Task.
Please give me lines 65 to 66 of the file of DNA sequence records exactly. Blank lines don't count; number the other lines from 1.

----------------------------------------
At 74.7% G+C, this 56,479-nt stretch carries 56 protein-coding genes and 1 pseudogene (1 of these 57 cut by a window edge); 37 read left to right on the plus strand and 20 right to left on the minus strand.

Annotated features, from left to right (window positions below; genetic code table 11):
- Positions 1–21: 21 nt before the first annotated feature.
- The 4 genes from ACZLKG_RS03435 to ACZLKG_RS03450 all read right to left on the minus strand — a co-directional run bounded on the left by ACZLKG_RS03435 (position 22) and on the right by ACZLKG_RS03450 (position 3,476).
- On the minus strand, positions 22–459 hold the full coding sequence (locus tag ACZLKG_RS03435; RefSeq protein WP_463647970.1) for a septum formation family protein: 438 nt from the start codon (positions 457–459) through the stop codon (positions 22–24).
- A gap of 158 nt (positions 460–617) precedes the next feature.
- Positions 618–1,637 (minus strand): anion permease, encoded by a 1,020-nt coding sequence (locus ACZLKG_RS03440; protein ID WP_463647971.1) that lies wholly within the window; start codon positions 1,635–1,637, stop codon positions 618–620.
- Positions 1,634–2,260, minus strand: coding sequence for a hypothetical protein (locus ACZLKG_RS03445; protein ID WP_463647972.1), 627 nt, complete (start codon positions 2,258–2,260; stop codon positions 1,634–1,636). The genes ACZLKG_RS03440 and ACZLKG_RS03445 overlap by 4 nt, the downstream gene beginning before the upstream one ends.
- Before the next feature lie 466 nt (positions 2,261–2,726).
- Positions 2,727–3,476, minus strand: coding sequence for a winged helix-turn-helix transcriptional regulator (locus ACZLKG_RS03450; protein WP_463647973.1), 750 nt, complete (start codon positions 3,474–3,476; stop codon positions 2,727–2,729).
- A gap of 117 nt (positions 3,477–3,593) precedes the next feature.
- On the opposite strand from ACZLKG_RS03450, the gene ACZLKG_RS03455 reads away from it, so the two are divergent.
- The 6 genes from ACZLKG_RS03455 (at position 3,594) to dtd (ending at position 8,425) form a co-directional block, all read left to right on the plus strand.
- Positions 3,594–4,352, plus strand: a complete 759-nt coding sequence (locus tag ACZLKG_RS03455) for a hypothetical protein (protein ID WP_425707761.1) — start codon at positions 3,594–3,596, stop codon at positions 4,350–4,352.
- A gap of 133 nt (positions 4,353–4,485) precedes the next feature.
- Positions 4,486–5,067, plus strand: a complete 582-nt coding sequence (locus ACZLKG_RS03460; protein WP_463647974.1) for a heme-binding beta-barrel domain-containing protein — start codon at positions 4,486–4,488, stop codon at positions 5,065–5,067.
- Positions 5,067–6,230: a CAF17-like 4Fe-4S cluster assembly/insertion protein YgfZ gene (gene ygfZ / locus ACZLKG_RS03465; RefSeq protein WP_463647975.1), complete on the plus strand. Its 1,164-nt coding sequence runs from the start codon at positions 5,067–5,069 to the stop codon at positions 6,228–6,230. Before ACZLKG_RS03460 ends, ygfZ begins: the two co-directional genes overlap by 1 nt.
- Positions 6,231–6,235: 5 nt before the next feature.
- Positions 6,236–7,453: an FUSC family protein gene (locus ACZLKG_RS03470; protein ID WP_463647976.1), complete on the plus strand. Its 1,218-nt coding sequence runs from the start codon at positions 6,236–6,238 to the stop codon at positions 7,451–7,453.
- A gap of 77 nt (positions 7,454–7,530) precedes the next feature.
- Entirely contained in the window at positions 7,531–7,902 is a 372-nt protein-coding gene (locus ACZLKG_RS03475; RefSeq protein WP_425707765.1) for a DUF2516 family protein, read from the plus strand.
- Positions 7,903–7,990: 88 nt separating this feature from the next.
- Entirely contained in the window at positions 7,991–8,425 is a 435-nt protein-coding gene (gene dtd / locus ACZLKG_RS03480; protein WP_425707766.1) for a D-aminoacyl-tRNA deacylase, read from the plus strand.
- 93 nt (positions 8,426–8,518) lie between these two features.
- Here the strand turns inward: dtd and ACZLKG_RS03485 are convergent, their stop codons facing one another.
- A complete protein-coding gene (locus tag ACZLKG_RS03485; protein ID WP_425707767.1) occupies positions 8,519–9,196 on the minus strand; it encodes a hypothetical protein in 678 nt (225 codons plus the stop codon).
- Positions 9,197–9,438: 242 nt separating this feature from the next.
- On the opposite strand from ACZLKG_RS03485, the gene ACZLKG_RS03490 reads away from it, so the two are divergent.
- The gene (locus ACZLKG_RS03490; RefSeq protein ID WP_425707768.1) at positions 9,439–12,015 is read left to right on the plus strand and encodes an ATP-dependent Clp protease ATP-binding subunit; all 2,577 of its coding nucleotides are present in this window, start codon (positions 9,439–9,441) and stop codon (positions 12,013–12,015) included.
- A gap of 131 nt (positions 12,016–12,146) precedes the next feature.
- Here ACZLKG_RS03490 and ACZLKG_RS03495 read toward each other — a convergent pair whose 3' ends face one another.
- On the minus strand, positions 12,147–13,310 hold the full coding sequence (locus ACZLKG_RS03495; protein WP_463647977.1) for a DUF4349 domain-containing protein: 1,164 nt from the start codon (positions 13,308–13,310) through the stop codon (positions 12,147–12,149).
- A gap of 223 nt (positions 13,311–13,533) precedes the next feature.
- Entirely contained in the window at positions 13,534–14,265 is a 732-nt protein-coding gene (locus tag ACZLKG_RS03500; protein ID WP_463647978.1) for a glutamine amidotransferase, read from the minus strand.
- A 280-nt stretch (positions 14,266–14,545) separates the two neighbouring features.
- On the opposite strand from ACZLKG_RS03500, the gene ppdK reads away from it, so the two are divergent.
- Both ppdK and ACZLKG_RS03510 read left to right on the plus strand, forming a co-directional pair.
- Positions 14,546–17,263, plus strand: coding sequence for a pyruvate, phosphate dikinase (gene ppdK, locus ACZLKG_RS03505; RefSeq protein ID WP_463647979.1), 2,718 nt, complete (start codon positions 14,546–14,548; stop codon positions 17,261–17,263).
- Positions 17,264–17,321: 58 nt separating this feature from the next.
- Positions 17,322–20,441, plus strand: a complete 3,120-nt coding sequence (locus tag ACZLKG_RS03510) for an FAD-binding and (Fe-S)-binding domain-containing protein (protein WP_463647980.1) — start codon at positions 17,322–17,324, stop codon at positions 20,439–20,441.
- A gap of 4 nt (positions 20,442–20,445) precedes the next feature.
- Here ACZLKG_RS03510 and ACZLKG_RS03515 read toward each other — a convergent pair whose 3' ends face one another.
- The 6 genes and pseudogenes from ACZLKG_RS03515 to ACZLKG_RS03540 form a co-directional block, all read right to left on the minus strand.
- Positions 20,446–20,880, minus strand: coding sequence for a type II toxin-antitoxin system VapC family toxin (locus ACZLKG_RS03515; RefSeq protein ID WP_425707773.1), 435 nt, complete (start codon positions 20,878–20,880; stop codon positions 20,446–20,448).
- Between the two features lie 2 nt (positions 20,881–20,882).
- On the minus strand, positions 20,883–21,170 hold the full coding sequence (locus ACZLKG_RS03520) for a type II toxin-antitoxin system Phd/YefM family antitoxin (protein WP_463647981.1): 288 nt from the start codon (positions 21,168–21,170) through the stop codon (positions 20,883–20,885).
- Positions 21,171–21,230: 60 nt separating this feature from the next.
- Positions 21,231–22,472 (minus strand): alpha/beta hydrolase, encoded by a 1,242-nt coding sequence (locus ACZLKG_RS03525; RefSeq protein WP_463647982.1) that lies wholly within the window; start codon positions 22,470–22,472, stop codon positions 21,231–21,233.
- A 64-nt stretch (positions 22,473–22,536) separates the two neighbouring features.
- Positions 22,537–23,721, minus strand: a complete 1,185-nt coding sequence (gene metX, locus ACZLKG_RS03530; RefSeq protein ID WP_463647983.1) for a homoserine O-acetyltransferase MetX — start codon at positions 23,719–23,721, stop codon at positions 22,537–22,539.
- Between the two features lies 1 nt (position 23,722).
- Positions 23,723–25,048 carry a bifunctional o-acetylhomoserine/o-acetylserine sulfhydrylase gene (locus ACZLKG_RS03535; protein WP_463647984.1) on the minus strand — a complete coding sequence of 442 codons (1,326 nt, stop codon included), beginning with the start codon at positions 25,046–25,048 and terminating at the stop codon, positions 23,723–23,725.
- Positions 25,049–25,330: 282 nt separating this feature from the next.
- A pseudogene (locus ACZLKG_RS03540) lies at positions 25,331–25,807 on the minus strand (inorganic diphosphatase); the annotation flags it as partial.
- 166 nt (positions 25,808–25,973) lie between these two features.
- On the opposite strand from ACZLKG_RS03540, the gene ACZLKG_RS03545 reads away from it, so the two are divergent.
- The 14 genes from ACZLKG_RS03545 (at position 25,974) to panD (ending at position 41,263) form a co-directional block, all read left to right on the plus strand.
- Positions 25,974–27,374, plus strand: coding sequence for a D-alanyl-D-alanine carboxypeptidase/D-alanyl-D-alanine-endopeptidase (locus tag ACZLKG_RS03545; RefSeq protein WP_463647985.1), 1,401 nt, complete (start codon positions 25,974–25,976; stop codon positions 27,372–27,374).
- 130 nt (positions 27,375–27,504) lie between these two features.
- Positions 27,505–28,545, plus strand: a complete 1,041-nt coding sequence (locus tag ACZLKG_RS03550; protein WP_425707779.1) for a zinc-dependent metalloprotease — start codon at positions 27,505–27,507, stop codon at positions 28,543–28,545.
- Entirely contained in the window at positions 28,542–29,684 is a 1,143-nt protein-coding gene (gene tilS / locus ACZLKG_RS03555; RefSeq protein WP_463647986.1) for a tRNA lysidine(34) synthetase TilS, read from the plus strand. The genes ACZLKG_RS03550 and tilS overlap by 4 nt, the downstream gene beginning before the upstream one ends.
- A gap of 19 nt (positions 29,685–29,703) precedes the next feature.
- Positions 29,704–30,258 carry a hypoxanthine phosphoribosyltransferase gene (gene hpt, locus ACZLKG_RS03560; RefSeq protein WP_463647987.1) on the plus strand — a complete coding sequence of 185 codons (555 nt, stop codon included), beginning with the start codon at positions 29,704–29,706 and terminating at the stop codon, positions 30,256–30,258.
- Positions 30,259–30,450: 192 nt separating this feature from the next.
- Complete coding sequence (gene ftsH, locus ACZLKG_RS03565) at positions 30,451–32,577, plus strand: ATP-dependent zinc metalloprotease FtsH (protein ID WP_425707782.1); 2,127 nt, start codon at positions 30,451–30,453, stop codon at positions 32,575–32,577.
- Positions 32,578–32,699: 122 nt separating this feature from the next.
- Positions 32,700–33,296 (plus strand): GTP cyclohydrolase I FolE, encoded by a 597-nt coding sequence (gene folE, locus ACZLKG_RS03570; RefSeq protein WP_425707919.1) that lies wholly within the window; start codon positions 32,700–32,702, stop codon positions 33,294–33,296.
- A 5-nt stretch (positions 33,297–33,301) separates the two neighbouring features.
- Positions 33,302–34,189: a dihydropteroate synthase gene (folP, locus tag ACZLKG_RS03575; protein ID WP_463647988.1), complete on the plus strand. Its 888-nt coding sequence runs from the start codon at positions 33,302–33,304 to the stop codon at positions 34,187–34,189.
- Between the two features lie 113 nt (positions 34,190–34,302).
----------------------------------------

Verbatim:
- Complete coding sequence (gene ftsH, locus ACZLKG_RS03565) at positions 30,451–32,577, plus strand: ATP-dependent zinc metalloprotease FtsH (protein ID WP_425707782.1); 2,127 nt, start codon at positions 30,451–30,453, stop codon at positions 32,575–32,577.
- Positions 32,578–32,699: 122 nt separating this feature from the next.